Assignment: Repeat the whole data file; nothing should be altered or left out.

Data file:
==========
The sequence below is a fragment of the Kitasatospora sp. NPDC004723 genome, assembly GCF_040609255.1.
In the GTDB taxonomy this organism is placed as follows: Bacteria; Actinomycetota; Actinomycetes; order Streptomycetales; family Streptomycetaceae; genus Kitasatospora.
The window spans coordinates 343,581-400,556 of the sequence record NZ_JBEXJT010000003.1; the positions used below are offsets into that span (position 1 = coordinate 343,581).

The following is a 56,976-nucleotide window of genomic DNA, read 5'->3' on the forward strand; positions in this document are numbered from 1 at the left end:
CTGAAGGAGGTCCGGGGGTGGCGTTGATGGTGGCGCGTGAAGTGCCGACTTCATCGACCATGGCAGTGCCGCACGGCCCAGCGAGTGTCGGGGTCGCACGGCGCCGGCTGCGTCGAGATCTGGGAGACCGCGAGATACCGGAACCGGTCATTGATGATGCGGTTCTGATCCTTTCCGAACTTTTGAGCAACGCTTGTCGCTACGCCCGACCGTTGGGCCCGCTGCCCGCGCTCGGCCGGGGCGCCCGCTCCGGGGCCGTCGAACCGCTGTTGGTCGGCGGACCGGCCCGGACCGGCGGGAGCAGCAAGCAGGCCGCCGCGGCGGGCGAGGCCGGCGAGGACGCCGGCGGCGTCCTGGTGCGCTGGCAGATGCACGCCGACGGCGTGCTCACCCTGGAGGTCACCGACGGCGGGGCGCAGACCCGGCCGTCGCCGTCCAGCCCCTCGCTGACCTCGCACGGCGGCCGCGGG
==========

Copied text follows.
The sequence below is a fragment of the Kitasatospora sp. NPDC004723 genome, assembly GCF_040609255.1.
In the GTDB taxonomy this organism is placed as follows: Bacteria; Actinomycetota; Actinomycetes; order Streptomycetales; family Streptomycetaceae; genus Kitasatospora.
The window spans coordinates 343,581-400,556 of the sequence record NZ_JBEXJT010000003.1; the positions used below are offsets into that span (position 1 = coordinate 343,581).

The following is a 56,976-nucleotide window of genomic DNA, read 5'->3' on the forward strand; positions in this document are numbered from 1 at the left end:
CTGAAGGAGGTCCGGGGGTGGCGTTGATGGTGGCGCGTGAAGTGCCGACTTCATCGACCATGGCAGTGCCGCACGGCCCAGCGAGTGTCGGGGTCGCACGGCGCCGGCTGCGTCGAGATCTGGGAGACCGCGAGATACCGGAACCGGTCATTGATGATGCGGTTCTGATCCTTTCCGAACTTTTGAGCAACGCTTGTCGCTACGCCCGACCGTTGGGCCCGCTGCCCGCGCTCGGCCGGGGCGCCCGCTCCGGGGCCGTCGAACCGCTGTTGGTCGGCGGACCGGCCCGGACCGGCGGGAGCAGCAAGCAGGCCGCCGCGGCGGGCGAGGCCGGCGAGGACGCCGGCGGCGTCCTGGTGCGCTGGCAGATGCACGCCGACGGCGTGCTCACCCTGGAGGTCACCGACGGCGGGGCGCAGACCCGGCCGTCGCCGTCCAGCCCCTCGCTGACCTCGCACGGCGGCCGCGGG